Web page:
Finally, another trademark case. I was beginning to wonder whether there is a conspiracy among trademark owners and opponents to stop appealing trademark decisions made by the Trademark Trial and Appeals Board (TTAB).
Estrada v. Telefonos De Mexico, S.A.B. DE C.V., No. 2010-1558 (Fed. Cir. Nov. 10, 2011) (nonprecedential) (Judges Lourie, Linn, and Prost)
It seems that Mr. Estrada attempted to register a trademark that has been used in association with a stadium near his home in Mexico. Perhaps he thought he would obtain registration in the U.S. and sell the mark to the telecom company that was really entitled to registration for a healthy profit?
It feels like domain cybersquatting, but trademark registrations don’t go to the squatters. Rather, they are granted to individuals or companies who
actually use a mark in association with goods or services they provide.
Estrada attempted to register the mark AUDITORIO TELMEX in the U.S., which he intended to use in connection with arenas and services, including sports, concert, and convention facilities and events. Telefonos opposed registration because of its TELMEX mark, which is not registered with the PTO but has been used in the U.S. and Mexico in connection with telecommunications and other related services.
In fact, Telefonos has been using TELMEX in Mexico for six decades. It sponsors a large concert arena in Guadalajara, Mexico, which interestingly, is called AUDITORIO TELMEX (sound familiar?). This arena held the 2008 Latin American MTV Music Awards, an event that was telecast worldwide over the Internet. Telefonos also sells telephone-calling cards in the U.S. that display the TELMEX mark with artwork and promotions for Telefonos-sponsored sports and entertainment events.
Too Crazy to Be True
Before the TTAB, Estrada essentially denied any knowledge of the TELMEX and AUDITORIO TELMEX marks, even though he had lived in Mexico for thirty years. He even lived within 10 miles of the arena bearing the AUDITORIO TELMEX mark since 1980. The TTAB wasn’t buying it—it found his responses during prosecution of the registrations and the opposition proceedings disingenuous. It also found that he acted in bad faith.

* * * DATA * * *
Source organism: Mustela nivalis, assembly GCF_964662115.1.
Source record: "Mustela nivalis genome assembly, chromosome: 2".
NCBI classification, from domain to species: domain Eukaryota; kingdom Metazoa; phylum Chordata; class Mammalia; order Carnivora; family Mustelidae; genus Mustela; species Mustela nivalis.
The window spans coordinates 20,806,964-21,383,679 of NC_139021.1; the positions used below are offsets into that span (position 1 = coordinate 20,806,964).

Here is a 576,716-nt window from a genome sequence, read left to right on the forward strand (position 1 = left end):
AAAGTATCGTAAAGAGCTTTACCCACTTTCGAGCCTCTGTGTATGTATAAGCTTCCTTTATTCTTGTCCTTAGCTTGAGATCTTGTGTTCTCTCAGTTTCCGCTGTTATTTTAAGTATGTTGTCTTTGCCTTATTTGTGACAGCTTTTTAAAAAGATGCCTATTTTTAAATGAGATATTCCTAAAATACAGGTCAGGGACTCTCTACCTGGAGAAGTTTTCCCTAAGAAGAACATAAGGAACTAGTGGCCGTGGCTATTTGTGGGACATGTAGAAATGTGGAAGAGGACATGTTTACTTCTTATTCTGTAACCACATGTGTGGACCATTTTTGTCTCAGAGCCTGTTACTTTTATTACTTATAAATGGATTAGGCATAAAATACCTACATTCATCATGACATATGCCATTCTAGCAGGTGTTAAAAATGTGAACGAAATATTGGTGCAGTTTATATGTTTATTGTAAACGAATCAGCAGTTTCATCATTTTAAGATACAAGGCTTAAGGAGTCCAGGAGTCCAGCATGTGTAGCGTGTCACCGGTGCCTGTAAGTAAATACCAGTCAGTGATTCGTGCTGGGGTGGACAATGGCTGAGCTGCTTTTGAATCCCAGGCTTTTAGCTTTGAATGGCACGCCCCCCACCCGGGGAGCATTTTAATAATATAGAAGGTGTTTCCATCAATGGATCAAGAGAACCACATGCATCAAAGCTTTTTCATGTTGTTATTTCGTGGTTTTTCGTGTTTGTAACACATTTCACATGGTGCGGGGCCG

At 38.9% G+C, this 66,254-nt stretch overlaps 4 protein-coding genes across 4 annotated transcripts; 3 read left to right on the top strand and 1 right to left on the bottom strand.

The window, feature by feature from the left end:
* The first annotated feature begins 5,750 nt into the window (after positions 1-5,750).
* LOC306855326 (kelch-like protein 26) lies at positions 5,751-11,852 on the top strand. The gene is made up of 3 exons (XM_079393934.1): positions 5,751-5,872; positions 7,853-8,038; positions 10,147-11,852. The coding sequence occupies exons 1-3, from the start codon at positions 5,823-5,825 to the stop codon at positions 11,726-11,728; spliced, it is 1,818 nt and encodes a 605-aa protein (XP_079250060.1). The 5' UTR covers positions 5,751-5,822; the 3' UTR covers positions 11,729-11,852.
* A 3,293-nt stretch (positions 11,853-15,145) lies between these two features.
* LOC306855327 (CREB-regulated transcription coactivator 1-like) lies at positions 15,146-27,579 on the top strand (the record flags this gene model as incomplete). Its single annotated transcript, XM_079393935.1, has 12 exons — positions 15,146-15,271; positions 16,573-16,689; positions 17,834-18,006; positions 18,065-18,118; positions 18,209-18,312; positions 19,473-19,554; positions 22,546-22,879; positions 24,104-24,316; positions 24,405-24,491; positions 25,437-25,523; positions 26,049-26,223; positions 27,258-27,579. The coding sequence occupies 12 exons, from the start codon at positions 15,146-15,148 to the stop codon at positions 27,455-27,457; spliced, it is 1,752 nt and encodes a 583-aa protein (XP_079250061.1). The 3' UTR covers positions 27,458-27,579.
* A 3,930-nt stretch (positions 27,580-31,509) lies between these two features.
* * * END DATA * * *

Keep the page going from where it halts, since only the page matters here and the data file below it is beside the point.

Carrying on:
Ultimately, the TTAB sustained the oppositions to Estrada’s applications and concluded that Telefonos had both shown priority for TELMEX in the U.S. and demonstrated that consumers would likely be confused between the TELMEX and AUDITORIO TELMEX marks. So Estrada was unable to register AUDITORIO TELMEX in the U.S.
The Federal Circuit agreed that Estrada’s trademark applications for AUDITORIO TELMEX should be denied because of a likelihood that consumers would be confused between the two marks. At the TTAB, Telefonos provided a witness who testified that it has been selling telephone calling cards bearing the mark in the U.S. since 2000. This was sufficient to establish its priority to the TELMEX mark here. Also, though the TELMEX mark is not famous, it is a coined term, and inherently distinctive and strong. The court also concluded that other confusion factors, such as the real-world overlap between the telecommunication and arena and entertainment services, support the TTAB’s decision.
The Federal Circuit also dismissed Estrada’s new argument that the Telefonos entity opposing his applications lacked standing. But the interesting part of this decision is the fact that the TTAB and the court considered evidence of Estrada’s bad faith when applying the thirteenth DuPont confusion factor. This factor allows the TTAB to weigh any other established fact probative of the effect of Estrada’s use of AUDITORIO TELMEX. Though it did not consider this a close case, and the other factors provided enough evidence that a likelihood of confusion existed between the two marks, this bad faith further supported the TTAB’s decision.
Here’s the Federal Circuit’s opinion in Estrada.